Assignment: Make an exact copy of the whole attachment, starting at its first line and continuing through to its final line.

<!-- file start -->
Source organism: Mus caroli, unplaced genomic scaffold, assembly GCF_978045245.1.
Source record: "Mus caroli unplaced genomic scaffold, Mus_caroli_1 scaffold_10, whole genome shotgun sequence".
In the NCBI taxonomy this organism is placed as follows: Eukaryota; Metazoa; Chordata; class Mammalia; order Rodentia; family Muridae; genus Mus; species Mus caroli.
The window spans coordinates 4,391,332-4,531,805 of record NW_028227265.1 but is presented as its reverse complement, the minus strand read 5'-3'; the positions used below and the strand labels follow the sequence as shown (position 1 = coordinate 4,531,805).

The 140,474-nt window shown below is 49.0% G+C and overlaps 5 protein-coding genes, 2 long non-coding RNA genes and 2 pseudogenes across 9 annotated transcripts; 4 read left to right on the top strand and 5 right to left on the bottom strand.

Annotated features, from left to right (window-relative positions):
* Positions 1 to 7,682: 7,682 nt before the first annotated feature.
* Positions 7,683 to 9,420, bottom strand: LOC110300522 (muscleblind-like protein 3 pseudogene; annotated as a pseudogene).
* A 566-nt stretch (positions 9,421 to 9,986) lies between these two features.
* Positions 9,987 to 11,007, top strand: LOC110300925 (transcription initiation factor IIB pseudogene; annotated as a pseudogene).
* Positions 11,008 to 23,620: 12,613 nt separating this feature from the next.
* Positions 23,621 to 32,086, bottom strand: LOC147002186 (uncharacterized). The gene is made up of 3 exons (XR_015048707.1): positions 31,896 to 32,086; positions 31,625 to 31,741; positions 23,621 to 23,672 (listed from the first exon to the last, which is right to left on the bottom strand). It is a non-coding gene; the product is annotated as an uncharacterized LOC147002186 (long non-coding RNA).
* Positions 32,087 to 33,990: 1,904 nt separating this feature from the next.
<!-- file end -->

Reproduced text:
Source organism: Mus caroli, unplaced genomic scaffold, assembly GCF_978045245.1.
Source record: "Mus caroli unplaced genomic scaffold, Mus_caroli_1 scaffold_10, whole genome shotgun sequence".
In the NCBI taxonomy this organism is placed as follows: Eukaryota; Metazoa; Chordata; class Mammalia; order Rodentia; family Muridae; genus Mus; species Mus caroli.
The window spans coordinates 4,391,332-4,531,805 of record NW_028227265.1 but is presented as its reverse complement, the minus strand read 5'-3'; the positions used below and the strand labels follow the sequence as shown (position 1 = coordinate 4,531,805).

The 140,474-nt window shown below is 49.0% G+C and overlaps 5 protein-coding genes, 2 long non-coding RNA genes and 2 pseudogenes across 9 annotated transcripts; 4 read left to right on the top strand and 5 right to left on the bottom strand.

Annotated features, from left to right (window-relative positions):
* Positions 1 to 7,682: 7,682 nt before the first annotated feature.
* Positions 7,683 to 9,420, bottom strand: LOC110300522 (muscleblind-like protein 3 pseudogene; annotated as a pseudogene).
* A 566-nt stretch (positions 9,421 to 9,986) lies between these two features.
* Positions 9,987 to 11,007, top strand: LOC110300925 (transcription initiation factor IIB pseudogene; annotated as a pseudogene).
* Positions 11,008 to 23,620: 12,613 nt separating this feature from the next.
* Positions 23,621 to 32,086, bottom strand: LOC147002186 (uncharacterized). The gene is made up of 3 exons (XR_015048707.1): positions 31,896 to 32,086; positions 31,625 to 31,741; positions 23,621 to 23,672 (listed from the first exon to the last, which is right to left on the bottom strand). It is a non-coding gene; the product is annotated as an uncharacterized LOC147002186 (long non-coding RNA).
* Positions 32,087 to 33,990: 1,904 nt separating this feature from the next.